The IRS reported a surge in phishing scams during the 2018 tax season. Phishing schemes are designed by cyber criminals who attempt to lure unsuspecting victims into revealing their personal and financial information, usually through unsolicited emails. You can avoid becoming a victim of fraud if you know what to look for.
How Email Phishing Works
Phishing emails usually contain messages directing the recipient to a “spoof website”—a bogus version of a legitimate business' website. The messages often appear to be from an organization that the recipient is associated with financially, such as a bank or the Internal Revenue Service.
For example, you might be asked to click on a link to confirm your identity or update your information. But the sender’s goal is to steal your personal or financial information, including passwords, Social Security number and credit card data, and use it to commit fraud. Phishing emails may also contain attachments that embed malicious software and can harm your computer.
How to Detect IRS-Related Phishing Emails
A tax-related phishing email often mentions "IRSgov,” instructing you to update your IRS online account right away. The most telling sign that it’s a scam is the missing dot between “IRS” and “gov" in the web address.
Other phishing emails can state that:
- You qualify for a refund, but you must click on a link and fill out a form to access it.
- Your credit card funds were fraudulently used by someone else, but you can recover some of the money by visiting the included website.
- You will get a large sum in lottery winnings, a tax refund or an inheritance if you provide your personal and financial information.
Remember, the IRS will never contact you via phone, email, fax or social media to request personal or financial data or demand immediate payment. If you’re unsure whether a mailed notice is genuinely from the IRS, call the agency to find out.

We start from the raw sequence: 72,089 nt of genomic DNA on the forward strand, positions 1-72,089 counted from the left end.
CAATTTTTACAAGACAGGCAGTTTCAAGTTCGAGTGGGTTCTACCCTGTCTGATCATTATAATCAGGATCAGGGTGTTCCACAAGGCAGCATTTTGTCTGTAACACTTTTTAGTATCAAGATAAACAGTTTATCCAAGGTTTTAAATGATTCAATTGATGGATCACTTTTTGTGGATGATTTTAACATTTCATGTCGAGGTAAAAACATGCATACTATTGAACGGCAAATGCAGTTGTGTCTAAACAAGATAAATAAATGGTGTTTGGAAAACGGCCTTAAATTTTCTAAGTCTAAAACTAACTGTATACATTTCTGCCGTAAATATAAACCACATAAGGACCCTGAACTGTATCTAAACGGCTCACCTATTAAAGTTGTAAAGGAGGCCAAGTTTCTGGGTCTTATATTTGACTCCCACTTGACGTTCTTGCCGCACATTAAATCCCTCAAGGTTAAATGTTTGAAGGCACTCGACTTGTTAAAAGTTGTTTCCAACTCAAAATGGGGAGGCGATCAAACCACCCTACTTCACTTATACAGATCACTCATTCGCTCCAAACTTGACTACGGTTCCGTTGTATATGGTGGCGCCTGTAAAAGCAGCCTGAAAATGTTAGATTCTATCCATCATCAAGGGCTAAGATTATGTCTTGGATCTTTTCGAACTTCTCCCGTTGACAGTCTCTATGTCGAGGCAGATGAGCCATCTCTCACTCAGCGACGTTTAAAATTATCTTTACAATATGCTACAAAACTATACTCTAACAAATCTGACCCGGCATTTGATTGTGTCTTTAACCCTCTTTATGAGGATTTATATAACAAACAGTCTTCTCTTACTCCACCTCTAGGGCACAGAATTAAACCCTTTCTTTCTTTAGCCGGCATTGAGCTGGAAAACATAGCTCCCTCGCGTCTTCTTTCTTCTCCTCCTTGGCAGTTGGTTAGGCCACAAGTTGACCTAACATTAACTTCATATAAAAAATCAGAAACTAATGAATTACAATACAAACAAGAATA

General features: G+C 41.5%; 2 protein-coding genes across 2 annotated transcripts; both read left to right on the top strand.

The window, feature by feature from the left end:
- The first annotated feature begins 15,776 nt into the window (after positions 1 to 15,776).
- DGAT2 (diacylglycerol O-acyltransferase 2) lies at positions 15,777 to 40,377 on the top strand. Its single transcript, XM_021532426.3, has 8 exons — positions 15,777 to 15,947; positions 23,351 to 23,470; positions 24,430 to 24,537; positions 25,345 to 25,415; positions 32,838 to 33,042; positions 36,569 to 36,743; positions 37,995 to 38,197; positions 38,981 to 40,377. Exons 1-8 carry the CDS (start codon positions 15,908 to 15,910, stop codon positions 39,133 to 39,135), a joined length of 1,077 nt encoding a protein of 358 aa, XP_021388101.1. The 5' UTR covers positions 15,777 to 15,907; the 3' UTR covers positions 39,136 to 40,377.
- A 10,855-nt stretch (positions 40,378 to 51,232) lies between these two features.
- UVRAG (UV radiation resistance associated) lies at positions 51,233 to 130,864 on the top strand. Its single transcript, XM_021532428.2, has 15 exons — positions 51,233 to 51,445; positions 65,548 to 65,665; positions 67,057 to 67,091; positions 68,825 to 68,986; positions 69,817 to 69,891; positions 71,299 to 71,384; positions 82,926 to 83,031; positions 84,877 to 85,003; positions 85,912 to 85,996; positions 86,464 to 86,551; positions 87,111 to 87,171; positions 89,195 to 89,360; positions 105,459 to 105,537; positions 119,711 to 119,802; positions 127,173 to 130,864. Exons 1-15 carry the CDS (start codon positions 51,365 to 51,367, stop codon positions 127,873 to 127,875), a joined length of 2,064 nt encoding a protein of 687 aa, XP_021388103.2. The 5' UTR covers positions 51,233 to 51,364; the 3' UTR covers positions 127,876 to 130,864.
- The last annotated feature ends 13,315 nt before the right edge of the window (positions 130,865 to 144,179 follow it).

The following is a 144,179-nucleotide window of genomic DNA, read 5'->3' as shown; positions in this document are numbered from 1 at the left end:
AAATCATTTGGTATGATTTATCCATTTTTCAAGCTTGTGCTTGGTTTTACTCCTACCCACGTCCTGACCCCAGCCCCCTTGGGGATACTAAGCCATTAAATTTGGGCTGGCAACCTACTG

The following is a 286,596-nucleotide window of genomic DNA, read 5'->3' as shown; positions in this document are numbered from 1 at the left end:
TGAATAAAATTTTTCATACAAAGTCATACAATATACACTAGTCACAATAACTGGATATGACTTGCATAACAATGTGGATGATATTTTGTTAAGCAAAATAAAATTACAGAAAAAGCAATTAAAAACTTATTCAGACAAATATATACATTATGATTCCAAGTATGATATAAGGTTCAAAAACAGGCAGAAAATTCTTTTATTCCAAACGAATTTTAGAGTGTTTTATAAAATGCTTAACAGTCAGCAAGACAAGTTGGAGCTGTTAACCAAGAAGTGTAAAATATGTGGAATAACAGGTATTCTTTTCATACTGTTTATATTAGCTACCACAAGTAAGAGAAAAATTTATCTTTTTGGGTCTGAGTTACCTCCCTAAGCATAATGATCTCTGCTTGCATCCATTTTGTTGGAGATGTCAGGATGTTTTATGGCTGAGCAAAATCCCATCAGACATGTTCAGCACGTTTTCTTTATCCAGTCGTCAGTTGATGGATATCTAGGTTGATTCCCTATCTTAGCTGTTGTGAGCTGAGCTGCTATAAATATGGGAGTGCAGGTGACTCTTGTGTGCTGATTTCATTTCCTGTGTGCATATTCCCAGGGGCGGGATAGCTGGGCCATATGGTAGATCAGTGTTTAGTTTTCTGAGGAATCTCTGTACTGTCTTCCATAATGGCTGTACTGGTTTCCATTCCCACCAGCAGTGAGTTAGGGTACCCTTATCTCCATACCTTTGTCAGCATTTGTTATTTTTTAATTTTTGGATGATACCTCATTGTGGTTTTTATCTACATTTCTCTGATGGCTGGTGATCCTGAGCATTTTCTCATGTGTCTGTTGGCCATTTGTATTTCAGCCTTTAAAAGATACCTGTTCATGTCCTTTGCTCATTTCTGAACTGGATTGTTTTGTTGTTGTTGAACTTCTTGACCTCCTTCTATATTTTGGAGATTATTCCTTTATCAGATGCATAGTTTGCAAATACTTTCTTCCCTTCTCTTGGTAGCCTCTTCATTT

How to Handle Tax Phishing Scams
If you receive a suspicious email claiming to be from the IRS:
- Do not respond or click on any links or open any attachments.
- Forward the email in its original form to the IRS at email@example.com.
- Delete the email from your inbox and trash folder.
- Report suspicious phone calls, faxes, text messages and mailed letters to firstname.lastname@example.org.
- Report monetary losses to the Treasury Inspector General for Tax Administration (TIGTA) and the Federal Trade Commission websites.
How to Spot Other Phishing Attacks
Phishing scams are a threat to consumers in general, so keep an eye out for attacks unrelated to the IRS. Be suspicious of emails stating that you will lose something—such as your bank account or email account—if you don’t respond or click on the stated link immediately. Signs of phishing schemes that imitate well-known businesses can contain:
- Generic email salutations, such as "Dear valued customer," instead of your name.
- Poor grammar or spelling errors.
- Conflicting web addresses: Place your mouse over the link to see if the URL matches the typed web address in the message. If it doesn’t, it’s likely a scam. Avoid clicking the link.
- Web addresses that resemble those of prominent businesses, but are slightly different.
- For example, the URL of a spoof site mimicking PayPal.com may begin with "http" instead of "https."
- Or the web address may be something like "secure-paypal.com" instead of PayPal's actual URL.
- Report non-IRS phishing scheme to the FTC.
Learn more about how to spot scams and where to report them here, https://www.irs.gov/uac/Report-Phishing.
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